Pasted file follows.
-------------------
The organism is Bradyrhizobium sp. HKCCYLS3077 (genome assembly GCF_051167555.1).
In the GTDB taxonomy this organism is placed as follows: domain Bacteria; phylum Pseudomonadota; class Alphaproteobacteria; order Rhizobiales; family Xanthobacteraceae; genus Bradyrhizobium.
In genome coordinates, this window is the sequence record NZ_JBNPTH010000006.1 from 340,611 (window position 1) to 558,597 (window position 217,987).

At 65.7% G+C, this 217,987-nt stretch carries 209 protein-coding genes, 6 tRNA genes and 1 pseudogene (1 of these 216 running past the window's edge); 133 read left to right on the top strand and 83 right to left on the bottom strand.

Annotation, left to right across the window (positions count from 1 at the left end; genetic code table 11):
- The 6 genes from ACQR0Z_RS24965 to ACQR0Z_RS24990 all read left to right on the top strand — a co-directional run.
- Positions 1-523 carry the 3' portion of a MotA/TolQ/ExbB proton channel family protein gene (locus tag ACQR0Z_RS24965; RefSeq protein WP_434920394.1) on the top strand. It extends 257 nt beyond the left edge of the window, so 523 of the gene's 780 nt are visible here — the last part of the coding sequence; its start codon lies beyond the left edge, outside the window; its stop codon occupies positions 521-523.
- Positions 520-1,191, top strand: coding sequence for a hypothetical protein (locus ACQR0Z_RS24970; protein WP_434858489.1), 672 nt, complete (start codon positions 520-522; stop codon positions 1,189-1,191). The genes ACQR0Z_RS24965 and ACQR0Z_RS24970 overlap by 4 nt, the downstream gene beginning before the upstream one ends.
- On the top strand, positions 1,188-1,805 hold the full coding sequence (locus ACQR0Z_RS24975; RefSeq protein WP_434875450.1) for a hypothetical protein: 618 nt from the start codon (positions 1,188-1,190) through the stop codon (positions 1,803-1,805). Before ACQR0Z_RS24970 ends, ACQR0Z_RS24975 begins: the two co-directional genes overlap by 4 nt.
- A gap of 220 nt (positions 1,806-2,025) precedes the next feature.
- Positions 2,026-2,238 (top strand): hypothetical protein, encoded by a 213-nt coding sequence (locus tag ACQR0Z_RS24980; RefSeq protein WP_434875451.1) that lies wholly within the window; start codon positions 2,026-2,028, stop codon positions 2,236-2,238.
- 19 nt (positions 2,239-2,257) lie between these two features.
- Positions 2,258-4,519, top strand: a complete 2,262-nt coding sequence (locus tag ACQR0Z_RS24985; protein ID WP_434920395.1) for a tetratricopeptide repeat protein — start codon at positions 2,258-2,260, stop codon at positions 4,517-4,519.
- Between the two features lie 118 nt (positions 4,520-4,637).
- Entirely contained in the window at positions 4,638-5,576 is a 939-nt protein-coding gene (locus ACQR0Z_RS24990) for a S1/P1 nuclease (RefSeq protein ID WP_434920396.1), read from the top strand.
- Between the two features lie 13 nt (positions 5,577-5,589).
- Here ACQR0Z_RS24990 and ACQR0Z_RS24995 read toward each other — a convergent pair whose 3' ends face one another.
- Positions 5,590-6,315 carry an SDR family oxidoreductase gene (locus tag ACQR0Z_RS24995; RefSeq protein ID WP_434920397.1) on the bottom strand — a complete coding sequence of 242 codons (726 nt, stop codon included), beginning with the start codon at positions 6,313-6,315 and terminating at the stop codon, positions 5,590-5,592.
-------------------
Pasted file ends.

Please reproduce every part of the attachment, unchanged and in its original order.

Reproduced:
The organism is Bradyrhizobium sp. HKCCYLS3077 (genome assembly GCF_051167555.1).
In the GTDB taxonomy this organism is placed as follows: domain Bacteria; phylum Pseudomonadota; class Alphaproteobacteria; order Rhizobiales; family Xanthobacteraceae; genus Bradyrhizobium.
In genome coordinates, this window is the sequence record NZ_JBNPTH010000006.1 from 340,611 (window position 1) to 558,597 (window position 217,987).

At 65.7% G+C, this 217,987-nt stretch carries 209 protein-coding genes, 6 tRNA genes and 1 pseudogene (1 of these 216 running past the window's edge); 133 read left to right on the top strand and 83 right to left on the bottom strand.

Annotation, left to right across the window (positions count from 1 at the left end; genetic code table 11):
- The 6 genes from ACQR0Z_RS24965 to ACQR0Z_RS24990 all read left to right on the top strand — a co-directional run.
- Positions 1-523 carry the 3' portion of a MotA/TolQ/ExbB proton channel family protein gene (locus tag ACQR0Z_RS24965; RefSeq protein WP_434920394.1) on the top strand. It extends 257 nt beyond the left edge of the window, so 523 of the gene's 780 nt are visible here — the last part of the coding sequence; its start codon lies beyond the left edge, outside the window; its stop codon occupies positions 521-523.
- Positions 520-1,191, top strand: coding sequence for a hypothetical protein (locus ACQR0Z_RS24970; protein WP_434858489.1), 672 nt, complete (start codon positions 520-522; stop codon positions 1,189-1,191). The genes ACQR0Z_RS24965 and ACQR0Z_RS24970 overlap by 4 nt, the downstream gene beginning before the upstream one ends.
- On the top strand, positions 1,188-1,805 hold the full coding sequence (locus ACQR0Z_RS24975; RefSeq protein WP_434875450.1) for a hypothetical protein: 618 nt from the start codon (positions 1,188-1,190) through the stop codon (positions 1,803-1,805). Before ACQR0Z_RS24970 ends, ACQR0Z_RS24975 begins: the two co-directional genes overlap by 4 nt.
- A gap of 220 nt (positions 1,806-2,025) precedes the next feature.
- Positions 2,026-2,238 (top strand): hypothetical protein, encoded by a 213-nt coding sequence (locus tag ACQR0Z_RS24980; RefSeq protein WP_434875451.1) that lies wholly within the window; start codon positions 2,026-2,028, stop codon positions 2,236-2,238.
- 19 nt (positions 2,239-2,257) lie between these two features.
- Positions 2,258-4,519, top strand: a complete 2,262-nt coding sequence (locus tag ACQR0Z_RS24985; protein ID WP_434920395.1) for a tetratricopeptide repeat protein — start codon at positions 2,258-2,260, stop codon at positions 4,517-4,519.
- Between the two features lie 118 nt (positions 4,520-4,637).
- Entirely contained in the window at positions 4,638-5,576 is a 939-nt protein-coding gene (locus ACQR0Z_RS24990) for a S1/P1 nuclease (RefSeq protein ID WP_434920396.1), read from the top strand.
- Between the two features lie 13 nt (positions 5,577-5,589).
- Here ACQR0Z_RS24990 and ACQR0Z_RS24995 read toward each other — a convergent pair whose 3' ends face one another.
- Positions 5,590-6,315 carry an SDR family oxidoreductase gene (locus tag ACQR0Z_RS24995; RefSeq protein ID WP_434920397.1) on the bottom strand — a complete coding sequence of 242 codons (726 nt, stop codon included), beginning with the start codon at positions 6,313-6,315 and terminating at the stop codon, positions 5,590-5,592.